Course Content
Survival of the Fittest
Auguste Comte and Herbert Spencer
Moral Actions – Spencer
Types of Cooperation – Herbert Spencer
Critique of Communism and Socialism
Society as a Thing – Spencer and Realism
Comparative-Historical Method
Value Free Sociology of Spencer
Criticism of Herbert Spencer
Herbert Spencer
    About Lesson

    Difficulties Sociology Faces

    Spencer thought that sociology faced several challenges that set it apart from the natural sciences.

    The fundamental character of the data that sociologists must examine presents specific objective challenges. For instance, social phenomena cannot be seen directly. Unlike natural occurrences, they cannot be seen or quantified using tools like clocks, thermometers, scales, and microscopes.

    Spencer thinks that another methodological problem for sociologists is that they can’t use introspection as psychologists can. So introspection can’t be used to study social facts, but it can be used to learn psychological facts.

    Because events often occur across a large geographic region and over extended periods, it may take time to understand what is happening. Spencer, for instance, argued that the growing division of labor during the period was very hard to analyze and that it took a while before its growth was acknowledged.

    The unreliability of sociology’s data, which is drawn from historical and contemporary cultures, is another problem it faces objectively.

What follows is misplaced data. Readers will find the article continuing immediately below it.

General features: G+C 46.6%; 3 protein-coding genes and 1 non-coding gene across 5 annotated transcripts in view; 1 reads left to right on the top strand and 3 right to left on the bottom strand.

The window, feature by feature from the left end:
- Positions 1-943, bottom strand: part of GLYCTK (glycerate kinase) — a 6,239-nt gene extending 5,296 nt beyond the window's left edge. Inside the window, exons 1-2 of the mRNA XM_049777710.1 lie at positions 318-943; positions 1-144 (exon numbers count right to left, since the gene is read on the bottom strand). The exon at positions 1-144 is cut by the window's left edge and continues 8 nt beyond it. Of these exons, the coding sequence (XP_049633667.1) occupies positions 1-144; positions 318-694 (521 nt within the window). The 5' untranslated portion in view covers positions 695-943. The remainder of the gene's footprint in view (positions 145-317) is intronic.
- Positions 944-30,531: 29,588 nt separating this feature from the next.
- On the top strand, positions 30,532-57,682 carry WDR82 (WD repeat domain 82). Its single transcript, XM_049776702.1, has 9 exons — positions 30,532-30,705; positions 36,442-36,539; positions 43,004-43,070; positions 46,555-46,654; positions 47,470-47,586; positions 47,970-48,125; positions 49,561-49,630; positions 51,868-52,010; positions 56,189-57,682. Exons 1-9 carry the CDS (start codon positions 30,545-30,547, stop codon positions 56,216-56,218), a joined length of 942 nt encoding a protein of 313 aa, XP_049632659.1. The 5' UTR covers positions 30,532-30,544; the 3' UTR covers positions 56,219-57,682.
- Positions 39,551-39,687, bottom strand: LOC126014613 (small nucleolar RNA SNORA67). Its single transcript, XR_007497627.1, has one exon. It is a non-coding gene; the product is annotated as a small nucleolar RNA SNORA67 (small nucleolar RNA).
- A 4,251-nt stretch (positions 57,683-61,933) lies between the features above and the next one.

Sociologists must depend on the accounts of such witnesses for their data, even though the subjective states of the witnesses often corrupt the data of the occurrences under investigation. However, despite his awareness of the enormous objective challenges, Spencer maintained that sociology could deal scientifically with broad classes of facts but not with individual facts.

    The fact that sociologists are the human witnesses of events that humans cause is a truth they must also face. Sociologists utilize forms of observation and reasoning in their everyday lives since they are people. These habits may need to be more helpful or might constitute obstacles to sociological research. In addition, they are likely to face challenges in their own culture, and when sociologists study other communities, those challenges are substantially exacerbated.

    Additionally, sociologists have a totally different connection to the facts they witness compared to natural scientists. Prejudices might hamper sociological research. Emotions may influence sociologists’ assessments of social phenomena or cause them to reach conclusions without enough data. Spencer struggled with various distinct emotional prejudices, including those impacted by social status, politics, and religion.

    Sociology Plus